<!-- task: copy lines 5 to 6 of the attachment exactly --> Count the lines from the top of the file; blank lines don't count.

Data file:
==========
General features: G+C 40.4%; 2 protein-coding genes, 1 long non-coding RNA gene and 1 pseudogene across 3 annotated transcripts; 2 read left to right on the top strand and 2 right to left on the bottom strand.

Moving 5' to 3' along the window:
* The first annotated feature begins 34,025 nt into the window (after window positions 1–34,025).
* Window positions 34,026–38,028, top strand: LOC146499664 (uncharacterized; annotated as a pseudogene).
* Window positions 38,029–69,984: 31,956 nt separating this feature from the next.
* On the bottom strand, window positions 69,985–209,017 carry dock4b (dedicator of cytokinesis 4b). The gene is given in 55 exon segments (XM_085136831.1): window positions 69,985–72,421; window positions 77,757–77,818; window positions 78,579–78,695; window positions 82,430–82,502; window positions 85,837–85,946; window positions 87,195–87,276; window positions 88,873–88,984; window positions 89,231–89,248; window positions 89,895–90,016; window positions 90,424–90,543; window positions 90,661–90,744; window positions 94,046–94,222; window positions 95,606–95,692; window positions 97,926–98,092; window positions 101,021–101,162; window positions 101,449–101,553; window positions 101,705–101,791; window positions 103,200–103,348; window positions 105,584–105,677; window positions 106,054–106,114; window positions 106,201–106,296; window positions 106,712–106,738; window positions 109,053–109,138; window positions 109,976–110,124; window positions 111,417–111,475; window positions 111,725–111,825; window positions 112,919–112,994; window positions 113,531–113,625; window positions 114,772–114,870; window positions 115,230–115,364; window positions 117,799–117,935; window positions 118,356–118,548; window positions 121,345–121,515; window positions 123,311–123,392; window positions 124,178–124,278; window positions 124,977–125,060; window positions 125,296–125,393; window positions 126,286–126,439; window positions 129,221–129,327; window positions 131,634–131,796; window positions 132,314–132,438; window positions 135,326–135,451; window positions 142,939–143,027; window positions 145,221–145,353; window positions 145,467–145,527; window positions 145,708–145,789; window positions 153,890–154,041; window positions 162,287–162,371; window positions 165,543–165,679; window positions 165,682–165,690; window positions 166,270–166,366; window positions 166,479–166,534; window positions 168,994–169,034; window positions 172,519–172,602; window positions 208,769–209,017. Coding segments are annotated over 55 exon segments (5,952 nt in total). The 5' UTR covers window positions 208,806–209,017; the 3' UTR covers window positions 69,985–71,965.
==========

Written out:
* Window positions 38,029–69,984: 31,956 nt separating this feature from the next.
* On the bottom strand, window positions 69,985–209,017 carry dock4b (dedicator of cytokinesis 4b). The gene is given in 55 exon segments (XM_085136831.1): window positions 69,985–72,421; window positions 77,757–77,818; window positions 78,579–78,695; window positions 82,430–82,502; window positions 85,837–85,946; window positions 87,195–87,276; window positions 88,873–88,984; window positions 89,231–89,248; window positions 89,895–90,016; window positions 90,424–90,543; window positions 90,661–90,744; window positions 94,046–94,222; window positions 95,606–95,692; window positions 97,926–98,092; window positions 101,021–101,162; window positions 101,449–101,553; window positions 101,705–101,791; window positions 103,200–103,348; window positions 105,584–105,677; window positions 106,054–106,114; window positions 106,201–106,296; window positions 106,712–106,738; window positions 109,053–109,138; window positions 109,976–110,124; window positions 111,417–111,475; window positions 111,725–111,825; window positions 112,919–112,994; window positions 113,531–113,625; window positions 114,772–114,870; window positions 115,230–115,364; window positions 117,799–117,935; window positions 118,356–118,548; window positions 121,345–121,515; window positions 123,311–123,392; window positions 124,178–124,278; window positions 124,977–125,060; window positions 125,296–125,393; window positions 126,286–126,439; window positions 129,221–129,327; window positions 131,634–131,796; window positions 132,314–132,438; window positions 135,326–135,451; window positions 142,939–143,027; window positions 145,221–145,353; window positions 145,467–145,527; window positions 145,708–145,789; window positions 153,890–154,041; window positions 162,287–162,371; window positions 165,543–165,679; window positions 165,682–165,690; window positions 166,270–166,366; window positions 166,479–166,534; window positions 168,994–169,034; window positions 172,519–172,602; window positions 208,769–209,017. Coding segments are annotated over 55 exon segments (5,952 nt in total). The 5' UTR covers window positions 208,806–209,017; the 3' UTR covers window positions 69,985–71,965.